September 18: Much wider slippage

President Barack Obama’s approval ratings have been falling across the board in all the traditional democratic quarters.

September 18, 2011 01:50

Letters 58. (photo credit: Thinkstock/Imagebank)


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Much wider slippage

Sir, – To read “Obama slippage among Jews not just anecdotal” (Analysis, September 15), one might think that New York’s 9th congressional district – not to mention the US electorate as a whole – is composed entirely of Jews. The fact is that President Barack Obama’s approval ratings have been falling across the board in all the traditional democratic quarters, and the reason is not hard to discern.

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Obama was elected for two primary reasons: to fix the economy and get America out of its two wars. He has done neither, instead losing no time before kicking around Israel publicly, then running off to Saudi Arabia to bow down before a potentate who won’t let women drive cars.

Aside from squandering trillions of stimulus dollars on projects that were not remotely “shovel-ready” (as he termed it), Obama squandered his political capital among increasingly dismayed and disappointed Democrats no less than among Republicans, for whom these issues – Israel, the economy and the wars – are just as important.

The story from Queens is much bigger than the Jews.


Pitching constituents


Sir, – Finally, a member of Knesset has the foresight and aptitude to promote and educate Israeli citizens from a realistic democratic forum (“MK pitches ‘tent office’ to get close to public,” September 15), thus replicating the weekly “surgeries” that British MPs are duty-bound to attend in order to focus on the requirements demanded by their constituents.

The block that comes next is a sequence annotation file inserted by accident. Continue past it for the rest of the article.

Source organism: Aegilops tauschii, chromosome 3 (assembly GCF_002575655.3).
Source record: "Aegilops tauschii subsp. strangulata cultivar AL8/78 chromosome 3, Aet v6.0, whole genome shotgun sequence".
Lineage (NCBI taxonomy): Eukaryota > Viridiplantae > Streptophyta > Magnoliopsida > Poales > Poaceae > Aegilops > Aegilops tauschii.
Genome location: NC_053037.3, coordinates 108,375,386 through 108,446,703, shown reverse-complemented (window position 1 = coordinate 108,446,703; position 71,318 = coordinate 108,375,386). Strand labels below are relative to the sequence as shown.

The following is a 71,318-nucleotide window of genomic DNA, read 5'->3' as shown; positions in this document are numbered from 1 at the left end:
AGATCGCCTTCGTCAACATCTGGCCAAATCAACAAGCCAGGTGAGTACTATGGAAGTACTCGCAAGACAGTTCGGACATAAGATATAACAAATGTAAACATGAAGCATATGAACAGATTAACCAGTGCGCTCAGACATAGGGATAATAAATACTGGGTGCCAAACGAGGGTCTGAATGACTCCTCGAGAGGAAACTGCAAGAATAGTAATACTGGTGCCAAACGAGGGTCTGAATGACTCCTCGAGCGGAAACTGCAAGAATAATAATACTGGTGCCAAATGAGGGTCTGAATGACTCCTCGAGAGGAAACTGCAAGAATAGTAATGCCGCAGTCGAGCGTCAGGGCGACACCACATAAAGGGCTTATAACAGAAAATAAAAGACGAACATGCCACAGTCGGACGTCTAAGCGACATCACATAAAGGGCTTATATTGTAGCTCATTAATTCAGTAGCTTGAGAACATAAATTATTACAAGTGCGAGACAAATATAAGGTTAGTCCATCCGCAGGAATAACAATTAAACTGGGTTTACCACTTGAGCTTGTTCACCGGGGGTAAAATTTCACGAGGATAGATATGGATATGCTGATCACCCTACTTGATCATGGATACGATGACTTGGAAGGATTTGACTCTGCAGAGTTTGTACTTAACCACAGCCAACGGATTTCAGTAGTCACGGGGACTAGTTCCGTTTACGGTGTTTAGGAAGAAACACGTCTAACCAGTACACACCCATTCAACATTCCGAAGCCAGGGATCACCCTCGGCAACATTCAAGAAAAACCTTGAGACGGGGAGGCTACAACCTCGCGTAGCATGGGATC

It seems that Nino Abesadze of Kadima is on the right track, which hopefully will start the ball rolling to promote and endorse electoral form. Kol hakavod to her!


Leap year?

Sir, – In “Violence after Palestinians’ UN bid could last months, say IDF officials” (September 15), a senior defense figure is quoted as saying: “Everyone talks about September but it is not as if September 31 will come and everything will end.”

Students of the Bible know that Moses received extra time to fight the war against the Amalekites and Joshua received extra time to fight the war against the Gibeonites, so I’m gratified that the official has provided extra time for us to win the war that will start on September 20.

Miracles never cease.

The writer is a rabbi

No mention at all

Sir, – Very interesting. A protest in Jerusalem’s Paris Square concerning the eviction of 30 people living illegally in a Hebrew University dorm deserves a frontpage color photo (“Homeless again,” September 14).

Only a couple of days ago, in the same location, people from the Migron outpost were protesting the middle-of-thenight destruction of three homes that left many children homeless.

That protest did not even get a mention.


Not going away

Sir, – Your September 14 editorial (“The Labor primaries”) couldn’t have been more wrong.

You brushed over the importance of the party’s early days, when it was Israel. We may never get back to those good old days, but at least we’re trying and hoping.

The smarmy comments of the editorial are best forgotten. If Labor succeeds in getting us back to old times, we as a nation and a people will have a lot to be grateful for.

So let’s not write it off as just another small party. This is Labor, and it’s not going to go away.


That hating feeling